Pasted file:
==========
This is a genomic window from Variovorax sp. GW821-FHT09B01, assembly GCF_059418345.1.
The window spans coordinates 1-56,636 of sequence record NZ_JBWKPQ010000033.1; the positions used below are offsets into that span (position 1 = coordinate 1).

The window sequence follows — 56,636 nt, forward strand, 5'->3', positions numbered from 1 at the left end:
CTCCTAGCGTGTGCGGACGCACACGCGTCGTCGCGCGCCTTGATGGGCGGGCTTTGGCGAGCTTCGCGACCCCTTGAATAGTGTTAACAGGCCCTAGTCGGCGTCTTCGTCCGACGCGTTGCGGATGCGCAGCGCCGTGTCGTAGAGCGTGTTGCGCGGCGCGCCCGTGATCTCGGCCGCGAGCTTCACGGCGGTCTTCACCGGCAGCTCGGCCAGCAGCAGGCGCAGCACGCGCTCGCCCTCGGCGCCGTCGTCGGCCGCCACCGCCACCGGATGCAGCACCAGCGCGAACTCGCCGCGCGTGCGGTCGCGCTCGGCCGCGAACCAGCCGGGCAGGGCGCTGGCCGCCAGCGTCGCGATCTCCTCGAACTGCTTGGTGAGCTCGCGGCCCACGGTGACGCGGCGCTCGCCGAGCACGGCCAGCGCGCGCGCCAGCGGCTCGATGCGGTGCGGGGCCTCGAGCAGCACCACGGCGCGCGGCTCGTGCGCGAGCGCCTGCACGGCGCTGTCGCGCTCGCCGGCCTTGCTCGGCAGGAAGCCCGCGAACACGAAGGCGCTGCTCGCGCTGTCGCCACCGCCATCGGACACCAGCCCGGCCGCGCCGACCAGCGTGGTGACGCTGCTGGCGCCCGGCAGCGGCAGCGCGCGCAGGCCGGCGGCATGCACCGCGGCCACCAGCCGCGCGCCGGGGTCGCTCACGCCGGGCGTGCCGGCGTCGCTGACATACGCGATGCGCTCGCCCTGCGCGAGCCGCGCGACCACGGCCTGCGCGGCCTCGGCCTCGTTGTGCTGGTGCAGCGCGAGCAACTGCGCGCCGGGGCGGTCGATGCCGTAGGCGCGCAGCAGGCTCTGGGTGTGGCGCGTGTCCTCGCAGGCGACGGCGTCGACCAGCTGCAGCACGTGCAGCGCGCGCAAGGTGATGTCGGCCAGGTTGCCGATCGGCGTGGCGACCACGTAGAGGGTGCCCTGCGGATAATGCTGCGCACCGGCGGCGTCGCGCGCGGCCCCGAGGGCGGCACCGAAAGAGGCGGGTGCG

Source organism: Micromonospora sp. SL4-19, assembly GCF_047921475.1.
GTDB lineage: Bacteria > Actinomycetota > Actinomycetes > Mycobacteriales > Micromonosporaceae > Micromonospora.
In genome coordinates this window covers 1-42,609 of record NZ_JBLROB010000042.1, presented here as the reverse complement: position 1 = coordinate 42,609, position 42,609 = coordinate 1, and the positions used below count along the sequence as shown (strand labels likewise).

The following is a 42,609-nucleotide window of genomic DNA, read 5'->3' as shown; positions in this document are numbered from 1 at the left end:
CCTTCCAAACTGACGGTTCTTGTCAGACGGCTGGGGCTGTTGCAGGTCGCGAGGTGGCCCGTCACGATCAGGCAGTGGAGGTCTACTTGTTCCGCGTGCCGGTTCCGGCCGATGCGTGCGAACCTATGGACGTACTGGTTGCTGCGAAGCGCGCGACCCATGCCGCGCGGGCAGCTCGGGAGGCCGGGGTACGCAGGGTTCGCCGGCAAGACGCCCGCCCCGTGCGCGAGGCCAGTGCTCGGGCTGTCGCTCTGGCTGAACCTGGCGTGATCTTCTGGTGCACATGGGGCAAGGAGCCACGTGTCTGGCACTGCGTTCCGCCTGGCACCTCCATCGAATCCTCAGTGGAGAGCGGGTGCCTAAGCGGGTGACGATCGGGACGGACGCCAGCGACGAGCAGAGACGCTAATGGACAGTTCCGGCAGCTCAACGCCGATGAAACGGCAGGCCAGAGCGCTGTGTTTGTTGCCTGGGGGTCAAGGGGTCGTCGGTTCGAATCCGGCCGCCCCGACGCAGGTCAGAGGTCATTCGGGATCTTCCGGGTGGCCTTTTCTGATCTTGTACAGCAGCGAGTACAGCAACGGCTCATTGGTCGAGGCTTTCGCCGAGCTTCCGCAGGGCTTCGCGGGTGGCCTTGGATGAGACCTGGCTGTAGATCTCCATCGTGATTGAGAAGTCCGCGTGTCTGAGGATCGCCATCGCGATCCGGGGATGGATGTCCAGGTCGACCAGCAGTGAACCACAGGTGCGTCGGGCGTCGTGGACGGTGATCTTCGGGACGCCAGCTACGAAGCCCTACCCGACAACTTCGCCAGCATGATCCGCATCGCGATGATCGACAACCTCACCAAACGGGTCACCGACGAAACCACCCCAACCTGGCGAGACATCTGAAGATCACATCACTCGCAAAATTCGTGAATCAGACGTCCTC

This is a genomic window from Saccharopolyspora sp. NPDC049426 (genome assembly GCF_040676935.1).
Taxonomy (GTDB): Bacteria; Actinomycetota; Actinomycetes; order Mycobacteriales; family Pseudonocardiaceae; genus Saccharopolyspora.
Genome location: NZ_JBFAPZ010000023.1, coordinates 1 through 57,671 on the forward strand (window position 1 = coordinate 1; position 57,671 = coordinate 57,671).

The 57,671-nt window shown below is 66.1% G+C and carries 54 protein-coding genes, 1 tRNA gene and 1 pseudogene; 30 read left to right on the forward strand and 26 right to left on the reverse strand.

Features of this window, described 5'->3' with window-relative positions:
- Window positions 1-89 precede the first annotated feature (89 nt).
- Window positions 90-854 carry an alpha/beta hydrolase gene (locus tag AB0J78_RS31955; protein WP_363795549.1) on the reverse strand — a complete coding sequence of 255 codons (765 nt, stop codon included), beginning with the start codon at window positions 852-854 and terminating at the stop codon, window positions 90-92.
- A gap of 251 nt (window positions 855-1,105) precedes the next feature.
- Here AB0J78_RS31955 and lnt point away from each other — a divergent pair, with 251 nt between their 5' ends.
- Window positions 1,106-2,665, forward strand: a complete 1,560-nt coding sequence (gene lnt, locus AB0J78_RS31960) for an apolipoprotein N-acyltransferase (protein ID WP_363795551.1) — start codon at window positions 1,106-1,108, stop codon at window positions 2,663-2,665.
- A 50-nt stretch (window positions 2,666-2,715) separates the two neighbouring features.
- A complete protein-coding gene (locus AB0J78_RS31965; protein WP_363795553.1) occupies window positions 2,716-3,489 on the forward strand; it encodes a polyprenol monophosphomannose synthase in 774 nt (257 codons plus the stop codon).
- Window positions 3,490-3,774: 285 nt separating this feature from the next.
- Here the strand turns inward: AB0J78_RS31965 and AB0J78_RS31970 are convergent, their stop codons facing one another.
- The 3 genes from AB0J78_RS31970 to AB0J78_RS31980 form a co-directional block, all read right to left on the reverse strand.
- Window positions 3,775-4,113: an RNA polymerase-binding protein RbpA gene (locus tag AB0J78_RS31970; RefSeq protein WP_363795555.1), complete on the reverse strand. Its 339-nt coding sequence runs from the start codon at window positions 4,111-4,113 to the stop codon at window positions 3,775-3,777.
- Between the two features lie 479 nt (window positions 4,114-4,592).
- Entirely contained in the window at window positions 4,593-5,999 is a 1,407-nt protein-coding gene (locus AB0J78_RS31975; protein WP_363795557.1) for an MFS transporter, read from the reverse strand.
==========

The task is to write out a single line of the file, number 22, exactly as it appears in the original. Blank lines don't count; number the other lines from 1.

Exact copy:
- Window positions 3,490-3,774: 285 nt separating this feature from the next.